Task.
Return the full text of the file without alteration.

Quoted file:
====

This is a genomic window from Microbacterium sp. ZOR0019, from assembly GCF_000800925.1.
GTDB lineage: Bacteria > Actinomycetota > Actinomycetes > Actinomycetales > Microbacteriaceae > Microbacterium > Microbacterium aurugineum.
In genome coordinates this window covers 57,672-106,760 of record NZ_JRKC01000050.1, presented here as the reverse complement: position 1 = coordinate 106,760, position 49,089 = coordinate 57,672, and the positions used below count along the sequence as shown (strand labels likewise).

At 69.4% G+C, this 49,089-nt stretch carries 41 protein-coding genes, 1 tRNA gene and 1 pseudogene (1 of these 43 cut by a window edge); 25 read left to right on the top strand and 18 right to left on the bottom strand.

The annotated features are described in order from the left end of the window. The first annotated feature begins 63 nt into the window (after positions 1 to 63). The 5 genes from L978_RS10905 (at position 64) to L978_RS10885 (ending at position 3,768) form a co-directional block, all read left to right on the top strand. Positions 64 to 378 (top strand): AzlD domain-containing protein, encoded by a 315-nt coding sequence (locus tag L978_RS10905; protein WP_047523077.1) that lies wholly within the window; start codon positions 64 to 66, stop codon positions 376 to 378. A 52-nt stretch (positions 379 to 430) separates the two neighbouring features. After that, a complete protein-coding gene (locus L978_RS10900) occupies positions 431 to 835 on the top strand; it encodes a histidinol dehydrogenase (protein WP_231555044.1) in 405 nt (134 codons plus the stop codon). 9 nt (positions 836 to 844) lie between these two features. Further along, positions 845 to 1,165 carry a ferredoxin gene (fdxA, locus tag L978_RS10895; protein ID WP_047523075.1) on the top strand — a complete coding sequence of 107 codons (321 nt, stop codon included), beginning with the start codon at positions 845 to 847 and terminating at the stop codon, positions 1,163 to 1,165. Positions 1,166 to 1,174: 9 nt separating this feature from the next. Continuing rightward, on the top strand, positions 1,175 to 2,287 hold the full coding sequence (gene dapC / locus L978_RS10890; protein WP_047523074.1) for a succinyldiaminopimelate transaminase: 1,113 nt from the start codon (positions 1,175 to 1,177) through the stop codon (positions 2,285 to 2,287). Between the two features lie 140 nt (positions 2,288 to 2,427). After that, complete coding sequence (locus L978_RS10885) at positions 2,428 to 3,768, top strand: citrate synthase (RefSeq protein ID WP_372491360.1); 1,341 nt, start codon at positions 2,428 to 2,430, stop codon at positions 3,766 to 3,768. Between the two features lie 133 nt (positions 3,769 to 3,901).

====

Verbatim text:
This is a genomic window from Microbacterium sp. ZOR0019, from assembly GCF_000800925.1.
GTDB lineage: Bacteria > Actinomycetota > Actinomycetes > Actinomycetales > Microbacteriaceae > Microbacterium > Microbacterium aurugineum.
In genome coordinates this window covers 57,672-106,760 of record NZ_JRKC01000050.1, presented here as the reverse complement: position 1 = coordinate 106,760, position 49,089 = coordinate 57,672, and the positions used below count along the sequence as shown (strand labels likewise).

At 69.4% G+C, this 49,089-nt stretch carries 41 protein-coding genes, 1 tRNA gene and 1 pseudogene (1 of these 43 cut by a window edge); 25 read left to right on the top strand and 18 right to left on the bottom strand.

The annotated features are described in order from the left end of the window. The first annotated feature begins 63 nt into the window (after positions 1 to 63). The 5 genes from L978_RS10905 (at position 64) to L978_RS10885 (ending at position 3,768) form a co-directional block, all read left to right on the top strand. Positions 64 to 378 (top strand): AzlD domain-containing protein, encoded by a 315-nt coding sequence (locus tag L978_RS10905; protein WP_047523077.1) that lies wholly within the window; start codon positions 64 to 66, stop codon positions 376 to 378. A 52-nt stretch (positions 379 to 430) separates the two neighbouring features. After that, a complete protein-coding gene (locus L978_RS10900) occupies positions 431 to 835 on the top strand; it encodes a histidinol dehydrogenase (protein WP_231555044.1) in 405 nt (134 codons plus the stop codon). 9 nt (positions 836 to 844) lie between these two features. Further along, positions 845 to 1,165 carry a ferredoxin gene (fdxA, locus tag L978_RS10895; protein ID WP_047523075.1) on the top strand — a complete coding sequence of 107 codons (321 nt, stop codon included), beginning with the start codon at positions 845 to 847 and terminating at the stop codon, positions 1,163 to 1,165. Positions 1,166 to 1,174: 9 nt separating this feature from the next. Continuing rightward, on the top strand, positions 1,175 to 2,287 hold the full coding sequence (gene dapC / locus L978_RS10890; protein WP_047523074.1) for a succinyldiaminopimelate transaminase: 1,113 nt from the start codon (positions 1,175 to 1,177) through the stop codon (positions 2,285 to 2,287). Between the two features lie 140 nt (positions 2,288 to 2,427). After that, complete coding sequence (locus L978_RS10885) at positions 2,428 to 3,768, top strand: citrate synthase (RefSeq protein ID WP_372491360.1); 1,341 nt, start codon at positions 2,428 to 2,430, stop codon at positions 3,766 to 3,768. Between the two features lie 133 nt (positions 3,769 to 3,901).